April 26, 2012
Weary as Americans are of the war in Afghanistan, it has been obvious for some time that the United States would continue to play a role in that country after Afghan forces assume full control of security in 2014. So it isn't surprising that Washington and Kabul have reached a draft "strategic partnership" agreement under which the U.S. will continue providing military, economic and other aid to Afghanistan for another decade. In principle, a continuing relationship is perfectly defensible, but it needs to be circumscribed to prevent a re-escalation ofU.S.
February 26, 2012 |
The criminal trial of 16 American pro-democracy workers opened in Cairo on Sunday as U.S. and Egyptian diplomats attempted to resolve a deepening crisis between longtime allies that have grown increasingly estranged since the uprisings that have swept the Arab world in the last year. The politically charged case, punctuated by bruising rhetoric on both sides, is a sign of Washington's ebbing influence in the region and a test of Egypt's ruling military council's ability to finesse an end to a drama that could result in the curtailment of $1.3 billion in annual U.S. military aid. Contradictory signals from the Egyptian government and perceived U.S. arrogance have hampered a resolution.
January 30, 2012
When Egyptian President Hosni Mubarak was overthrown last year, there was immediate concern in Washington about the future of U.S. relations with Egypt. Mubarak, though a tyrant, had been a reliable ally, which explained why the Obama administration temporized about whether he should step down. Once he was gone and a supposedly transitional military council promised elections, a new concern arose: that the Muslim Brotherhood and other Islamist groups would dominate a new elected government and - in the worst-case scenario - renounce the 1979 Egyptian-Israeli treaty.
January 26, 2012 |
The son of a U.S. Cabinetofficial and other Americans working for a democracy rights group have been stopped from leaving Cairo as part of a criminal investigation of foreign funding of nongovernmental organizations operating in Egypt. The move is certain to intensify a diplomatic rift between Cairo and Washington over American aid to human rights and democracy groups that are viewed with suspicion by Egypt's military rulers. The U.S. government said it was outraged by recent police raids on the Egyptian offices of three American-backed organizations.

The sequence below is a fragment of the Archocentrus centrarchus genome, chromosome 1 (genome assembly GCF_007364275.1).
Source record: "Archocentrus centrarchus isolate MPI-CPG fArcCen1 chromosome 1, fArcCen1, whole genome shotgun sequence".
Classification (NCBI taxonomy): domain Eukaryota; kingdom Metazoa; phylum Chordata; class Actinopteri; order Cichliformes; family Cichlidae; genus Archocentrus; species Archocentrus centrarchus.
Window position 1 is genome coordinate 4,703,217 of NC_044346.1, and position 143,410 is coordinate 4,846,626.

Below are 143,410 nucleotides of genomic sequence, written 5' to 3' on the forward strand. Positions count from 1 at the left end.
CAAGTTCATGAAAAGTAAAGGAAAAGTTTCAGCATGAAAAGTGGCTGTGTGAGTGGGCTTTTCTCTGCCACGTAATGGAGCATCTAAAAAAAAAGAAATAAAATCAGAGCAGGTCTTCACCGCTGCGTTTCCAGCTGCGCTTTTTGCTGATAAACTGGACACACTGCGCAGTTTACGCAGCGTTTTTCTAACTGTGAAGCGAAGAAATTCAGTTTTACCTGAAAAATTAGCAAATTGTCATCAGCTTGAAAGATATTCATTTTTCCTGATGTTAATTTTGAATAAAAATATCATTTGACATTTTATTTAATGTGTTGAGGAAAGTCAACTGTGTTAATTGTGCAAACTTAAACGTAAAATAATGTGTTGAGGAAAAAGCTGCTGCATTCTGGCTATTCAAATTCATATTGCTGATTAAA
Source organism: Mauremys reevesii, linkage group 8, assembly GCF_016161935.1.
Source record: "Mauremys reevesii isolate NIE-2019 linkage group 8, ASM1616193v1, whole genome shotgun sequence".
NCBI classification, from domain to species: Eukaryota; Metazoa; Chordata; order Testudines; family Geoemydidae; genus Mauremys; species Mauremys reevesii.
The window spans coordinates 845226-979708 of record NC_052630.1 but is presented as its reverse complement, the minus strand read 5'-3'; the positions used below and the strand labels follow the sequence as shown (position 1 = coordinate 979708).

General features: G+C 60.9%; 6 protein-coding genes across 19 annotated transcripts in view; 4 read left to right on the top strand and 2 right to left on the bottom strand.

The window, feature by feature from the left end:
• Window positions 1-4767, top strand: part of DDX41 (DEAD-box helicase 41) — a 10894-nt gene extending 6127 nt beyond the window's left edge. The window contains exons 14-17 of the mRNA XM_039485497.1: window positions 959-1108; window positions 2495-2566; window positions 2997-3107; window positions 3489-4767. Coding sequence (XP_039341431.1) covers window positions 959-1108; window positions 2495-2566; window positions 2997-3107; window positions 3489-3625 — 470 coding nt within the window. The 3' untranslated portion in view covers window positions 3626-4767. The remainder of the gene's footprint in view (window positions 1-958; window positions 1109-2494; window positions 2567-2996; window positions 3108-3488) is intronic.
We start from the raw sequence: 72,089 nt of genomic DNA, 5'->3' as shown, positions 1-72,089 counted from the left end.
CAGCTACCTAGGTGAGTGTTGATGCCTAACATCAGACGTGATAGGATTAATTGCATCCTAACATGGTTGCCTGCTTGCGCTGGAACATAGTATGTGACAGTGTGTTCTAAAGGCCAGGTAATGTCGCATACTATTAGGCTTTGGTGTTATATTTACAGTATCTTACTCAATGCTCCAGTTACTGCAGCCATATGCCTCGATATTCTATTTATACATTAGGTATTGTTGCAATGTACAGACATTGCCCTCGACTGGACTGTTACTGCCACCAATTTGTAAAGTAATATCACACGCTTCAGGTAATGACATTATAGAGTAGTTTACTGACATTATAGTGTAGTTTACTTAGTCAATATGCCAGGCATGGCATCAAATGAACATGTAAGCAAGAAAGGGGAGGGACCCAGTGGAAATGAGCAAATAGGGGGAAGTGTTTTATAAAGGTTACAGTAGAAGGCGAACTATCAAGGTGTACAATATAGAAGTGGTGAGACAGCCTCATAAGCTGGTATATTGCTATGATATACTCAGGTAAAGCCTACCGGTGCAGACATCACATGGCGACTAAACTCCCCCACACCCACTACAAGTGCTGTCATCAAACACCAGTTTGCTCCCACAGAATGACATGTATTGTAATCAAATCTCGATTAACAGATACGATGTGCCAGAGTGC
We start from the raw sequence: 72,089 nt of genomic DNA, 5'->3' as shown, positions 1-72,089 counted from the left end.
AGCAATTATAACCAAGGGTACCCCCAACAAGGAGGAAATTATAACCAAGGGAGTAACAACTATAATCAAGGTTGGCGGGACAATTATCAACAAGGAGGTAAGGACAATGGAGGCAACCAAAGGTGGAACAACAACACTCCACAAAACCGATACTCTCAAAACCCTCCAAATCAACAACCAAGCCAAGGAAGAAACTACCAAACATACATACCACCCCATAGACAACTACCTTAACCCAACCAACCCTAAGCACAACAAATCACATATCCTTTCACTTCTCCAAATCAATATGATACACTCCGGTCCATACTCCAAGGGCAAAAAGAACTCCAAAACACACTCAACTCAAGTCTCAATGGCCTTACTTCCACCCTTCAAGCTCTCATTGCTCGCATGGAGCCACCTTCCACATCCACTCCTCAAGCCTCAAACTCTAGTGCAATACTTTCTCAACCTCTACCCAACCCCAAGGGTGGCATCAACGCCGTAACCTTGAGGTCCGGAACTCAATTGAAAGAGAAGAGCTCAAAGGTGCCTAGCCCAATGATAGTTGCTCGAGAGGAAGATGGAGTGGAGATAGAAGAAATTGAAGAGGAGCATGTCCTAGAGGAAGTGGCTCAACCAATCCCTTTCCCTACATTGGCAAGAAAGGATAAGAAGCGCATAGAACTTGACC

January 5, 2012
Colombian President Juan Manuel Santos is asking lawmakers in his country to approve sweeping changes in the judicial system. The most controversial of these would expand the military's jurisdiction to investigate and prosecute alleged human rights crimes committed by security forces. Currently such cases are handled by civilian courts and judges. That's not the kind of reform Colombia needs. This is a country, after all, where a decades-long armed conflict has led to repeated massacres and human rights violations by government forces.
October 25, 2011 |
The macabre and divisive drama over the decomposing remains of Moammar Kadafi appears to have concluded with his anticlimactic and anonymous burial deep in the Libyan hinterlands. Kadafi's body was interred early Tuesday in a secret grave, Libyan officials confirmed. Also buried were the remains of his son Mutassim and a former chief military aide, Abu Bakr Yunis. The Associated Press reported that a cleric and several relatives of the dead were present for a brief prayer service in the coastal city of Misurata before the bodies were whisked away in wooden coffins for predawn burial at an undisclosed site.
August 10, 2011 |
Six months after pro-democracy protesters ousted longtime Egyptian President Hosni Mubarak, U.S. efforts to help promote democratic reforms have created unexpected turmoil in Washington's relationship with one of its closest allies in the Arab world. The Obama administration's plan to pour $65 million into Egypt this year to help organize new political parties has sparked a powerful backlash from Cairo's interim military government, its Islamist parties and even some reform-minded activists.
July 13, 2011
A decision by the United States to suspend $800 million in military aid to Pakistan is both understandable and regrettable. Understandable because this country clearly feels the need to respond to provocations unworthy of an ally, but regrettable because the suspension could have the effect of increasing anti-Americanism in Pakistan and complicating joint efforts to fight terrorism. In discussing the cutoff, White House Chief of Staff William Daley said that Pakistanis "have taken some steps that have given us reason to pause on some of the aid which we were giving to their military.
July 12, 2011 |
Washington's decision to hold back $800 million in military aid to Pakistan probably won't prod Islamabad into clamping down on militancy, and instead could imperil a fragile alliance at a time when the United States needs Pakistan's cooperation in securing a peaceful end to the war in Afghanistan, experts said Monday. The decision to suspend the funding, more than a third of the $2 billion in yearly aid to Pakistan's military, comes amid growing frustration in Washington over Islamabad's refusal to pursue Afghan Taliban militants who launch attacks on U.S. and North Atlantic Treaty Organization forces in Afghanistan from strongholds in Pakistan.
April 24, 2011 |
A trio of U.S. senators redoubled calls on the Obama administration Sunday to step up U.S support for Libyan rebels in their battle against the regime of Moammar Kadafi, even targeting Kadafi directly if necessary. "I think the focus should now be to cut the head of the snake off. That's the quickest way to end this," Sen. Lindsay Graham (R-S.C.) said on CNN's "State of the Union. " "Let's get this guy gone. " Graham was joined by Sens. John McCain (R-Ariz.), who just completed a visit to Libya, and Joe Lieberman (I-Conn.)